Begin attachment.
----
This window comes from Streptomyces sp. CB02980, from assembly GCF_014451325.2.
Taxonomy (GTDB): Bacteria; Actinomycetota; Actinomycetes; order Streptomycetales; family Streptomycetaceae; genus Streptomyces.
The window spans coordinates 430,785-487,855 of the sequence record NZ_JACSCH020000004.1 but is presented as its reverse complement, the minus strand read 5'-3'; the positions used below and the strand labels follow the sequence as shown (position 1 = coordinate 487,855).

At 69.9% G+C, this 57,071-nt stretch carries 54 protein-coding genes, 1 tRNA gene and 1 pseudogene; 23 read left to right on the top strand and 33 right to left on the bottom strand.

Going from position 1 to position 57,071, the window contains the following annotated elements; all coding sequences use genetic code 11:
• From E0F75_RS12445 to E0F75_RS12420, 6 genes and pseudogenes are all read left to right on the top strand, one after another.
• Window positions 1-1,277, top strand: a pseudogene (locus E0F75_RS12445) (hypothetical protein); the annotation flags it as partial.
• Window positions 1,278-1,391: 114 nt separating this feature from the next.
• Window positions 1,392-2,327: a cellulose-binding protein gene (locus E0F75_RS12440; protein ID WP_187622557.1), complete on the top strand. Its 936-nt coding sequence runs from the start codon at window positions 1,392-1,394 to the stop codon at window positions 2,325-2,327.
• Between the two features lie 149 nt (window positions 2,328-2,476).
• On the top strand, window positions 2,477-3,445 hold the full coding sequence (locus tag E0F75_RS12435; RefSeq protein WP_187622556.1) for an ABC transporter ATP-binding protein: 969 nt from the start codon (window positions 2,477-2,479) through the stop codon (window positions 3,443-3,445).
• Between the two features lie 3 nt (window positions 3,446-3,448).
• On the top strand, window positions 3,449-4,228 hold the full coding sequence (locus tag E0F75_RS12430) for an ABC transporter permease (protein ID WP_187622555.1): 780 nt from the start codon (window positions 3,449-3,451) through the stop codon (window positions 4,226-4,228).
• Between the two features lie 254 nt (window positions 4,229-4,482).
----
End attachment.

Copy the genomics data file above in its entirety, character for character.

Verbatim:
This window comes from Streptomyces sp. CB02980, from assembly GCF_014451325.2.
Taxonomy (GTDB): Bacteria; Actinomycetota; Actinomycetes; order Streptomycetales; family Streptomycetaceae; genus Streptomyces.
The window spans coordinates 430,785-487,855 of the sequence record NZ_JACSCH020000004.1 but is presented as its reverse complement, the minus strand read 5'-3'; the positions used below and the strand labels follow the sequence as shown (position 1 = coordinate 487,855).

At 69.9% G+C, this 57,071-nt stretch carries 54 protein-coding genes, 1 tRNA gene and 1 pseudogene; 23 read left to right on the top strand and 33 right to left on the bottom strand.

Going from position 1 to position 57,071, the window contains the following annotated elements; all coding sequences use genetic code 11:
• From E0F75_RS12445 to E0F75_RS12420, 6 genes and pseudogenes are all read left to right on the top strand, one after another.
• Window positions 1-1,277, top strand: a pseudogene (locus E0F75_RS12445) (hypothetical protein); the annotation flags it as partial.
• Window positions 1,278-1,391: 114 nt separating this feature from the next.
• Window positions 1,392-2,327: a cellulose-binding protein gene (locus E0F75_RS12440; protein ID WP_187622557.1), complete on the top strand. Its 936-nt coding sequence runs from the start codon at window positions 1,392-1,394 to the stop codon at window positions 2,325-2,327.
• Between the two features lie 149 nt (window positions 2,328-2,476).
• On the top strand, window positions 2,477-3,445 hold the full coding sequence (locus tag E0F75_RS12435; RefSeq protein WP_187622556.1) for an ABC transporter ATP-binding protein: 969 nt from the start codon (window positions 2,477-2,479) through the stop codon (window positions 3,443-3,445).
• Between the two features lie 3 nt (window positions 3,446-3,448).
• On the top strand, window positions 3,449-4,228 hold the full coding sequence (locus tag E0F75_RS12430) for an ABC transporter permease (protein ID WP_187622555.1): 780 nt from the start codon (window positions 3,449-3,451) through the stop codon (window positions 4,226-4,228).
• Between the two features lie 254 nt (window positions 4,229-4,482).